Descriptions in the Novels:
Interview With The Vampire
|"She was only five at most, and very thin.....her cheeks still full like plums.....the long curling lashes.....the more I looked at her, the more I could taste her skin....feeling her soft neck. Soft, soft, that's what she was....the sweet perfume of a child strong and pulsing in spite of sickness and death."
|"She sat composed, revived, filled with life, no sign of pallor or weakness in her, her legs stretched out straight on the damask, her white gown soft and thin like an angel's gown around her small form."
|"She had a voice equal to her physical beauty, clear like a little silver bell. It was sensual. She was sensual.....how plump her skin was, like the skin of warm fruit, plums warmed by sunlight; her huge lumminescent eyes were fixed on me with trusting curiosity......her hair was untangling and becoming like satin. She was the most beautiful child I'd ever seen, and now she glowed with the cold fire of a vampire. Her eyes were a woman's eyes, I could see it already. She would become white and spare like us but not lose her shape."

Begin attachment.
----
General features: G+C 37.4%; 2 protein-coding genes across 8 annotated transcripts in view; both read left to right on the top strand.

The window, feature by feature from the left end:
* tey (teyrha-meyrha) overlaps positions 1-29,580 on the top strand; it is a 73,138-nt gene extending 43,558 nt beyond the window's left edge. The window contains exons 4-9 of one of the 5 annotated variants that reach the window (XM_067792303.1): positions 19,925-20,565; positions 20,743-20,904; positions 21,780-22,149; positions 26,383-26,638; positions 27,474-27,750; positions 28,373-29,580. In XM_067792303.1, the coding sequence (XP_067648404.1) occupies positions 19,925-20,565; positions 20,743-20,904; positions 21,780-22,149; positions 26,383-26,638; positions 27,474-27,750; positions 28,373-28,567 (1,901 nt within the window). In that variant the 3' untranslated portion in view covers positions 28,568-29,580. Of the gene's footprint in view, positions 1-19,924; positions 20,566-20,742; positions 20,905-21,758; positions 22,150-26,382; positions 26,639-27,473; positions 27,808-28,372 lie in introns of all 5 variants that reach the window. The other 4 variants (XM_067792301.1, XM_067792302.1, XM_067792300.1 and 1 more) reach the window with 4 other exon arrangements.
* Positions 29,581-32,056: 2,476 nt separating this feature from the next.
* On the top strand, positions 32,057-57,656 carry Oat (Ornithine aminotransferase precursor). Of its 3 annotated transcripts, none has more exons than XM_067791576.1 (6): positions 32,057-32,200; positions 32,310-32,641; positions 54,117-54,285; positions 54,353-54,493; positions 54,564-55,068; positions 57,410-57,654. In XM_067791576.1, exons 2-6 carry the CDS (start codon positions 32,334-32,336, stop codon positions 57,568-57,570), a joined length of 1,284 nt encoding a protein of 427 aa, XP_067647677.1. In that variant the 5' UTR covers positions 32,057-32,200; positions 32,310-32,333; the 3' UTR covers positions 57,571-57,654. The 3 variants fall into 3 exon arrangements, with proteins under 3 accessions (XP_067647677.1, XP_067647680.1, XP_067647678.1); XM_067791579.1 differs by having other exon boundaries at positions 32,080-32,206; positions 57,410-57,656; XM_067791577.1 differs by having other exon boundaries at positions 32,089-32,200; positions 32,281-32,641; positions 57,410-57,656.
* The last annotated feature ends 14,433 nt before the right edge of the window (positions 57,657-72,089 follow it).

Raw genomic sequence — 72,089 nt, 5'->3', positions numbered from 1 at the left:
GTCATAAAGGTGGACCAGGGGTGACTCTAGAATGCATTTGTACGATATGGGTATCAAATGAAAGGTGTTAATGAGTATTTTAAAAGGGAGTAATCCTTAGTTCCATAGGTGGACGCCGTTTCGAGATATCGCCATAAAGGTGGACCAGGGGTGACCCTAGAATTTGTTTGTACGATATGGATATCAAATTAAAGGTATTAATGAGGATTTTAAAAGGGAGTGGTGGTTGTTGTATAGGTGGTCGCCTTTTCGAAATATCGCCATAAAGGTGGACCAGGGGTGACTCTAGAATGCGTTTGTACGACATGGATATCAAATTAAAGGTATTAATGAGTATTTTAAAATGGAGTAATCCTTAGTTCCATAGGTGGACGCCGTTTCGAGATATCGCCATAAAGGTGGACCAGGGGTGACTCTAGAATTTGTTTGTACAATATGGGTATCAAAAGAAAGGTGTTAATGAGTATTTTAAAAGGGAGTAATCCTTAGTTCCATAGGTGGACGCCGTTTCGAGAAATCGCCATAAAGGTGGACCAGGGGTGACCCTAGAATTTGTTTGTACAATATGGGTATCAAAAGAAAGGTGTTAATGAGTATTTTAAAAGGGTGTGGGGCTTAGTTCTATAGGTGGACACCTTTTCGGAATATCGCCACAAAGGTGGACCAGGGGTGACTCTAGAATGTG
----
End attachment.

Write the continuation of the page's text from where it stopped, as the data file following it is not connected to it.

|"She was mysteriously quiet. And from time to time I even feared that she had lost all sense.....she was simply unlike Lestat and me to such an extend I couldn't comprehend her; for little child she was, but also fierce killer now capable of the ruthless pursuit of blood with all a child's demanding....Lestat...but was loving to her, proud of her beauty, anxious to teach her that we must kill to live and that we ourselves could never die."
|"Mute and beautiful, she played with dolls, dressing, undressing them by the hour. Mute and beautiful, she killed."
|"She was always a vision, not just of child beauty, with her curling lashes and her glorious yellow hair, but of the taste of finely trimmed bonnets and tiny lace gloves, flaring velvet coats and capes, and sheer white puffed-sleeve gowns with gleaming blue sashes. Lestat played with her as if she were a magnificent doll."
|"Claudia was mystery. It was not possible to know what she knew or did not know. And to watch her kill was chilling......her eyes more mindless than I had ever seen Lestat's......That's what she was. A magic doll. Laughter and infinite intellect and then the round-cheeked face, the bud mouth."